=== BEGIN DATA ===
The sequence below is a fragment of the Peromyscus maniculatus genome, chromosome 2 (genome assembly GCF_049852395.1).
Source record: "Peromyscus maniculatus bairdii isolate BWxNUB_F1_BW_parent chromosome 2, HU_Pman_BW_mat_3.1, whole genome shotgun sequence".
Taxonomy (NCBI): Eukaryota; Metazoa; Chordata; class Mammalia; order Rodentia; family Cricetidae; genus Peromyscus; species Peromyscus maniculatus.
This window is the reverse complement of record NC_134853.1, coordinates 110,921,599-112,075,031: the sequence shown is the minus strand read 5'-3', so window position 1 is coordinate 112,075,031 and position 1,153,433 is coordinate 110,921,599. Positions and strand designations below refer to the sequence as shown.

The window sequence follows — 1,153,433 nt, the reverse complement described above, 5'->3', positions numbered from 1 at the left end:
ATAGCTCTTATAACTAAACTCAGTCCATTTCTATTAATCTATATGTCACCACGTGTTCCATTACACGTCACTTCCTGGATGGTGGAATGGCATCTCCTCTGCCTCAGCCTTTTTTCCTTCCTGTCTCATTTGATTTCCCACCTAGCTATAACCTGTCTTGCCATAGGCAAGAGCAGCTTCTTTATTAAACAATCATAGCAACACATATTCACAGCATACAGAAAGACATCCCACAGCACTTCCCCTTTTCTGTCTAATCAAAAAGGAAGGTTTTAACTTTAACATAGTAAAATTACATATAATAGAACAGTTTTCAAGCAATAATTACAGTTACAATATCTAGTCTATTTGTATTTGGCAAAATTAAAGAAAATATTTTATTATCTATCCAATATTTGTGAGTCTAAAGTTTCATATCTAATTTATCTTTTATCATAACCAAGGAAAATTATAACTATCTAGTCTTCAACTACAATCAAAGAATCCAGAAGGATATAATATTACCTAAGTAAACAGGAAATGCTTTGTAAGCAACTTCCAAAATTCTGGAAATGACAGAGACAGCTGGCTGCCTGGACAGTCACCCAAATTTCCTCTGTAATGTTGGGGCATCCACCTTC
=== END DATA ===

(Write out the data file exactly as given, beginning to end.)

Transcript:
The sequence below is a fragment of the Peromyscus maniculatus genome, chromosome 2 (genome assembly GCF_049852395.1).
Source record: "Peromyscus maniculatus bairdii isolate BWxNUB_F1_BW_parent chromosome 2, HU_Pman_BW_mat_3.1, whole genome shotgun sequence".
Taxonomy (NCBI): Eukaryota; Metazoa; Chordata; class Mammalia; order Rodentia; family Cricetidae; genus Peromyscus; species Peromyscus maniculatus.
This window is the reverse complement of record NC_134853.1, coordinates 110,921,599-112,075,031: the sequence shown is the minus strand read 5'-3', so window position 1 is coordinate 112,075,031 and position 1,153,433 is coordinate 110,921,599. Positions and strand designations below refer to the sequence as shown.

The window sequence follows — 1,153,433 nt, the reverse complement described above, 5'->3', positions numbered from 1 at the left end:
ATAGCTCTTATAACTAAACTCAGTCCATTTCTATTAATCTATATGTCACCACGTGTTCCATTACACGTCACTTCCTGGATGGTGGAATGGCATCTCCTCTGCCTCAGCCTTTTTTCCTTCCTGTCTCATTTGATTTCCCACCTAGCTATAACCTGTCTTGCCATAGGCAAGAGCAGCTTCTTTATTAAACAATCATAGCAACACATATTCACAGCATACAGAAAGACATCCCACAGCACTTCCCCTTTTCTGTCTAATCAAAAAGGAAGGTTTTAACTTTAACATAGTAAAATTACATATAATAGAACAGTTTTCAAGCAATAATTACAGTTACAATATCTAGTCTATTTGTATTTGGCAAAATTAAAGAAAATATTTTATTATCTATCCAATATTTGTGAGTCTAAAGTTTCATATCTAATTTATCTTTTATCATAACCAAGGAAAATTATAACTATCTAGTCTTCAACTACAATCAAAGAATCCAGAAGGATATAATATTACCTAAGTAAACAGGAAATGCTTTGTAAGCAACTTCCAAAATTCTGGAAATGACAGAGACAGCTGGCTGCCTGGACAGTCACCCAAATTTCCTCTGTAATGTTGGGGCATCCACCTTC